John Gower, The Minor Latin Works: Introduction

JOHN GOWER, THE MINOR LATIN WORKS, INTRODUCTION: FOOTNOTES


1 Rigg, History of Anglo-Latin Literature, p. 287.

2 Fisher, John Gower, p. 99.

3 "The play upon light, sight, virtue, and their contraries" in De lucis scrutinio was "unbearably Miltonic" for Fisher (John Gower, pp. 129-30), who compares Gower's 103 lines to Milton's sonnet, "When I Consider How My Life Is Spent."

4 For a more substantial outline of the differences between Classical and Medieval Latin, see Medieval Latin, ed. Mantello and Rigg, pp. 79-92.
 
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John Gower, The Minor Latin Works: Introduction

by: John Gower (Author), R. F. Yeager (Editor, Translator)

That John Gower's minor Latin poems should be among the last of his works to be translated into his native English in a way is apt, since they seem to have been among the last poetry he wrote -- although assigning most of them anything but approximate dates of composition is impossible. As the poem Eneidos Bucolis (attributed to a "Philosopher," but possibly by Gower himself; see Appendix 1) takes note, Gower's achievement in writing substantially in all three primary languages of his time -- Anglo-French, English, and Latin -- was a source of pride to others and, undoubtedly, to him too: into the final years of his life he continued to produce poetry in all three languages. At the very end, however (if we can read aright the poems Dicunt scripture and Orate pro anima, seemingly written, respectively, along with his will and for display upon his tomb), his final metered thoughts were in Latin, the language that Gower, like most of his contemporaries, associated with timeless authority.

As a late medieval English Latinist Gower exhibits, in his minor poems as elsewhere, most of the traits of his time -- which is to say, when compared to the great Augustan writers whose work he knew and admired (much of Ovid he seems to have got by heart), he comes at times somewhat rudely off, reliant as he was upon authorial models less classical than contemporary. (A. G. Rigg has observed, for example, that the Vox Clamantis "is the first substantial Anglo-Latin work in unrhymed elegiac couplets since Henry of Avranches [fl. 1220-60]" -- a comment that, depending upon one's opinion of Henry of Avranches, can betoken well or ill. Rigg does, in any case, suggest the extensive range of Gower's reading.)1 Moreover, in his later years, as these shorter poems illustrate especially well, Gower initiated experiments with rhyme and the mixing of metrical forms within the same poem. While these clearly indicate a desire to achieve greater stylistic ornamentation, both nevertheless place demands upon his language, and occasionally force grammatical anomalies when a rhyme must be had. On the other hand, instances of the onomastic play, a earlier poetic choice which, in its way, too, favors formal panache over clarity of sense, are rarer in the minor poems than in the Vox Clamantis. In these shorter pieces (much to the relief of some), Gower seems intent on different techniques.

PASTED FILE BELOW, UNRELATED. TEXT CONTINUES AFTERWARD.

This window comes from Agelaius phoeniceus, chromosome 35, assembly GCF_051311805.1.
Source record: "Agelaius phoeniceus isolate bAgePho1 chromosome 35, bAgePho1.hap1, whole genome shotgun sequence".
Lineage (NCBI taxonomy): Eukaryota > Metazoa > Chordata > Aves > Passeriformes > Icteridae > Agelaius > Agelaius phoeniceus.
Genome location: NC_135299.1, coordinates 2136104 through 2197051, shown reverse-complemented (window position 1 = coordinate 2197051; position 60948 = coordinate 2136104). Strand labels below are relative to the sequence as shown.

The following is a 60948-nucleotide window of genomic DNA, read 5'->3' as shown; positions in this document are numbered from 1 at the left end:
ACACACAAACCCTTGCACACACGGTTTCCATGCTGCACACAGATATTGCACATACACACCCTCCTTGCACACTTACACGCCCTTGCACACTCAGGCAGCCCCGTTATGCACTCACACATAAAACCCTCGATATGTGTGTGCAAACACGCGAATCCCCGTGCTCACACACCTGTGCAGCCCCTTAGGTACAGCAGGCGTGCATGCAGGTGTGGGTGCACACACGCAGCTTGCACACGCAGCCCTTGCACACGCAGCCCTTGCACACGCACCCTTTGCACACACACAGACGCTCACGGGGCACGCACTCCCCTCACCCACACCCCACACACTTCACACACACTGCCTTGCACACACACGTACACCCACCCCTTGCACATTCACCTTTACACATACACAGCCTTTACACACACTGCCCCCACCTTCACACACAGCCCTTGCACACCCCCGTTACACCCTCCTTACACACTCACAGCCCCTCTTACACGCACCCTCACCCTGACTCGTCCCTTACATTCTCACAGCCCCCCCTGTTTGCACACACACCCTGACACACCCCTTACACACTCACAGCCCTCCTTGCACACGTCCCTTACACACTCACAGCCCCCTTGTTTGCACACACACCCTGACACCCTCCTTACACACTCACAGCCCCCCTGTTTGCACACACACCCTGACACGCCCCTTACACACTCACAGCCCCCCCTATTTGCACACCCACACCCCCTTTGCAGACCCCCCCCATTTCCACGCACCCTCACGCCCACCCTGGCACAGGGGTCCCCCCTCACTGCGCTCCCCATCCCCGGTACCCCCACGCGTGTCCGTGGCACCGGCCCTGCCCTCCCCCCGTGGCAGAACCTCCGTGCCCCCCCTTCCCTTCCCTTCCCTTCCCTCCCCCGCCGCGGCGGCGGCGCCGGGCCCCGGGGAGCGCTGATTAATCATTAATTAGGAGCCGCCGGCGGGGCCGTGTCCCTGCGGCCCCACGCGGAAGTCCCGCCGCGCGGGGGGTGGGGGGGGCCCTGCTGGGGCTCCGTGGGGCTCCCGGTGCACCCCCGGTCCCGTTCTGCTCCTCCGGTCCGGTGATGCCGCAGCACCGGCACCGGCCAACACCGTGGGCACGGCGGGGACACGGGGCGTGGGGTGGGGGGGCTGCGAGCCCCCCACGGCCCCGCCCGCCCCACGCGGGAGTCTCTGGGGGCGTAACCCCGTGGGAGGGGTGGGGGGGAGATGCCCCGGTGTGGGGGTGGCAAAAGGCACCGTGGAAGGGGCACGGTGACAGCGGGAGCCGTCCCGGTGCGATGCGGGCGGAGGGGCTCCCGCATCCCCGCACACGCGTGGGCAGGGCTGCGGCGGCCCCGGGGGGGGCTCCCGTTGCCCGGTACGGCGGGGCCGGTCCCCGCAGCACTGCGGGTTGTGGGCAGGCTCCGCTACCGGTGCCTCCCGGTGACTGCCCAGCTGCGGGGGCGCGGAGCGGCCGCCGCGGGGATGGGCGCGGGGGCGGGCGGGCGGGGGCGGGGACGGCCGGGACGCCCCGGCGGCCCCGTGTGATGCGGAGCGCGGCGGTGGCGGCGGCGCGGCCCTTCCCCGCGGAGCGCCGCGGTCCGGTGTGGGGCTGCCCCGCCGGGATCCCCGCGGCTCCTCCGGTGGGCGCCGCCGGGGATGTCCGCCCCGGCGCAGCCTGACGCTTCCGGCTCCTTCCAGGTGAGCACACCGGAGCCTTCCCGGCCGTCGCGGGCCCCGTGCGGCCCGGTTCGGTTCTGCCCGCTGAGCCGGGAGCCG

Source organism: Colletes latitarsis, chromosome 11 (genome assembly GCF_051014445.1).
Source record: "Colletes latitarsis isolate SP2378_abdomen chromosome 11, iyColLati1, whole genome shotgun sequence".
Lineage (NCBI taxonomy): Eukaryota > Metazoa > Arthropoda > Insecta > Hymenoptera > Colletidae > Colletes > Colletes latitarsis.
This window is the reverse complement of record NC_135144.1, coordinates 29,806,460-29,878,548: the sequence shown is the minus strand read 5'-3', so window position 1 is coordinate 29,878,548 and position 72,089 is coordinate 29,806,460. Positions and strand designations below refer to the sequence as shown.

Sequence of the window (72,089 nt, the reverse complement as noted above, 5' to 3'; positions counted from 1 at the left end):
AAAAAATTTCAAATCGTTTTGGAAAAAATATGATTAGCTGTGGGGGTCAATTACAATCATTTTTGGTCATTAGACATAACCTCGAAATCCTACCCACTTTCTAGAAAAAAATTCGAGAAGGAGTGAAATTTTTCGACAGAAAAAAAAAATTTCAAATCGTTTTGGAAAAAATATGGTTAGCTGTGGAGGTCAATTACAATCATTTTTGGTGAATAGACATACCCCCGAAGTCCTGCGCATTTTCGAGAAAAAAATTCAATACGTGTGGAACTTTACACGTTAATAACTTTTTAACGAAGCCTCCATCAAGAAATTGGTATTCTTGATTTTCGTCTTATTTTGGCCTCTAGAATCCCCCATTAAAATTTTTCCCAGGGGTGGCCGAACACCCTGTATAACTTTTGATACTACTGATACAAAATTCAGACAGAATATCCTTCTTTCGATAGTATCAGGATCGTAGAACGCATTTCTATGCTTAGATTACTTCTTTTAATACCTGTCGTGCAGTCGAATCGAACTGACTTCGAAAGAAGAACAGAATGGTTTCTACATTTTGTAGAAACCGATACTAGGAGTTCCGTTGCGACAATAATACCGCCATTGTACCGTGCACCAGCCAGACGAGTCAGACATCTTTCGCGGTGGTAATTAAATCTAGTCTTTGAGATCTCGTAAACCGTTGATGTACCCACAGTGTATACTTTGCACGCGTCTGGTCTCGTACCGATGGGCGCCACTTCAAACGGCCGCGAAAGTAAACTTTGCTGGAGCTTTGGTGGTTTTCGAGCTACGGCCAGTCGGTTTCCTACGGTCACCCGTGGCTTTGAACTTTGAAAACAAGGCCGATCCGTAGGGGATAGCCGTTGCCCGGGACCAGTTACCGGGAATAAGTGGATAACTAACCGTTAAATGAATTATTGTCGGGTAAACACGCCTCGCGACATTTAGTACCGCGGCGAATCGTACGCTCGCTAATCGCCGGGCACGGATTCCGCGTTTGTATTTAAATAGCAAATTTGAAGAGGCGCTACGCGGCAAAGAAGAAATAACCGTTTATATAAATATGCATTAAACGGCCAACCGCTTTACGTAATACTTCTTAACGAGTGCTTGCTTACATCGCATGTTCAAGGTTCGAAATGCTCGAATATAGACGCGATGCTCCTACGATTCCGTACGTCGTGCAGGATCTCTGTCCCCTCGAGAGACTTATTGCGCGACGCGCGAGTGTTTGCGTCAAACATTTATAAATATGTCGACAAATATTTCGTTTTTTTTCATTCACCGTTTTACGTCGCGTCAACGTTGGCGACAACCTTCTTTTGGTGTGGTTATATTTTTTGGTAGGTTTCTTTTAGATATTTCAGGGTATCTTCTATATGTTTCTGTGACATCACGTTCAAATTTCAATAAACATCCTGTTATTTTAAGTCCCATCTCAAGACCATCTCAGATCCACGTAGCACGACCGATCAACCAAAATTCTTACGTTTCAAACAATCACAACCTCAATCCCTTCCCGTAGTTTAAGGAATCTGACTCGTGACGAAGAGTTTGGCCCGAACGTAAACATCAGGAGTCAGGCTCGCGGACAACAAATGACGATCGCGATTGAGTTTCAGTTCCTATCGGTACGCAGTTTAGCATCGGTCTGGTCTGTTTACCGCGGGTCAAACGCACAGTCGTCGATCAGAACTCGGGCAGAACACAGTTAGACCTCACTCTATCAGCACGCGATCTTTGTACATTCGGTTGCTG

Such habits make these last poems difficult to fathom on occasion; but for this there may be other reasons as well, driven by their subject matter. The three longest -- De lucis scrutinio, Carmen super multiplici viciorum pestilencia, and O deus immense -- are all poems of social conscience in the "Gower tradition" of voicing opinions critical of powerful institutions and individuals. These poems that we know today come from manuscripts copied after the rise of Gower's ultimate patron, Henry IV, a time when, presumably, a Lancastrian partisan such as Gower found the world to be a bit safer (or at least easier to decipher). We have no earlier record of their transmission, or of what response Gower might have anticipated. Never, apparently, a courtier, but located across the Thames at Southwark during the years when these poems were written, Gower could conceivably take the pulse of his countrymen in greater variety than he might, had he been a Ricardian intimate like his friend Chaucer. Gower's knowledge of uncertain men and times may indeed have influenced his selection of Latin for these overtly political pieces, and that, perhaps, accounts for some of the obscure structure and language.

That said, however, it should be clearly noted that the best of these poems, and to some degree their collective range of subject altogether, can be read with more appreciation than apology. Gower's faults as a poet are his own, and have been much dwelt upon by his critics past and present, but by the same token so the legitimate strengths one finds here are also uniquely his. Certainly there is reason to know these poems for the light they shed on the intense partisanship and events of great moment surrounding the usurpation 1399-1400, and it is not difficult to anticipate that now, in translation, Gower's voice will be heard more often in historical studies.